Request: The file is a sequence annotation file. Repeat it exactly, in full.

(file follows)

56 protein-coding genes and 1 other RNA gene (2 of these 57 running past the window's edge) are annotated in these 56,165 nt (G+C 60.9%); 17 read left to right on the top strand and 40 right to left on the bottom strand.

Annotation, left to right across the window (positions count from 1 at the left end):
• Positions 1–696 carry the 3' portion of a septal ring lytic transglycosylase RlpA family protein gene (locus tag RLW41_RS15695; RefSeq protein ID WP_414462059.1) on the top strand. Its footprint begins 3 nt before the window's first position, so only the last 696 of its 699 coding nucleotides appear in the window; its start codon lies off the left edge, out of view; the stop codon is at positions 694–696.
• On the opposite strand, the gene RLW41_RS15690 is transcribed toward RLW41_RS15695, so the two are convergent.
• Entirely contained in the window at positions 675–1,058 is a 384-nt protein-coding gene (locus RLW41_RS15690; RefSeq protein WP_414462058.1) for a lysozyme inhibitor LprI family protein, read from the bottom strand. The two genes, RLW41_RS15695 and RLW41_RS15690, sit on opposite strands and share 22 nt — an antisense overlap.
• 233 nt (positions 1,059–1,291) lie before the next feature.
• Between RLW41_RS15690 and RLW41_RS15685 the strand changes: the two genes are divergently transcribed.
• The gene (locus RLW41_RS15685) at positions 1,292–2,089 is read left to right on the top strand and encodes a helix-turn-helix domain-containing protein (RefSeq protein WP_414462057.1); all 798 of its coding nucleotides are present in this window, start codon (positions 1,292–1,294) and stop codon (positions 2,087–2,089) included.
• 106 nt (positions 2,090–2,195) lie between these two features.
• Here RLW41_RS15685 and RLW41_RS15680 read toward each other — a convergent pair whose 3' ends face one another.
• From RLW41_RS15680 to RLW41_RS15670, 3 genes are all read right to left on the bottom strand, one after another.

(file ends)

56 protein-coding genes and 1 other RNA gene (2 of these 57 running past the window's edge) are annotated in these 56,165 nt (G+C 60.9%); 17 read left to right on the top strand and 40 right to left on the bottom strand.

Annotation, left to right across the window (positions count from 1 at the left end):
• Positions 1–696 carry the 3' portion of a septal ring lytic transglycosylase RlpA family protein gene (locus tag RLW41_RS15695; RefSeq protein ID WP_414462059.1) on the top strand. Its footprint begins 3 nt before the window's first position, so only the last 696 of its 699 coding nucleotides appear in the window; its start codon lies off the left edge, out of view; the stop codon is at positions 694–696.
• On the opposite strand, the gene RLW41_RS15690 is transcribed toward RLW41_RS15695, so the two are convergent.
• Entirely contained in the window at positions 675–1,058 is a 384-nt protein-coding gene (locus RLW41_RS15690; RefSeq protein WP_414462058.1) for a lysozyme inhibitor LprI family protein, read from the bottom strand. The two genes, RLW41_RS15695 and RLW41_RS15690, sit on opposite strands and share 22 nt — an antisense overlap.
• 233 nt (positions 1,059–1,291) lie before the next feature.
• Between RLW41_RS15690 and RLW41_RS15685 the strand changes: the two genes are divergently transcribed.
• The gene (locus RLW41_RS15685) at positions 1,292–2,089 is read left to right on the top strand and encodes a helix-turn-helix domain-containing protein (RefSeq protein WP_414462057.1); all 798 of its coding nucleotides are present in this window, start codon (positions 1,292–1,294) and stop codon (positions 2,087–2,089) included.
• 106 nt (positions 2,090–2,195) lie between these two features.
• Here RLW41_RS15685 and RLW41_RS15680 read toward each other — a convergent pair whose 3' ends face one another.
• From RLW41_RS15680 to RLW41_RS15670, 3 genes are all read right to left on the bottom strand, one after another.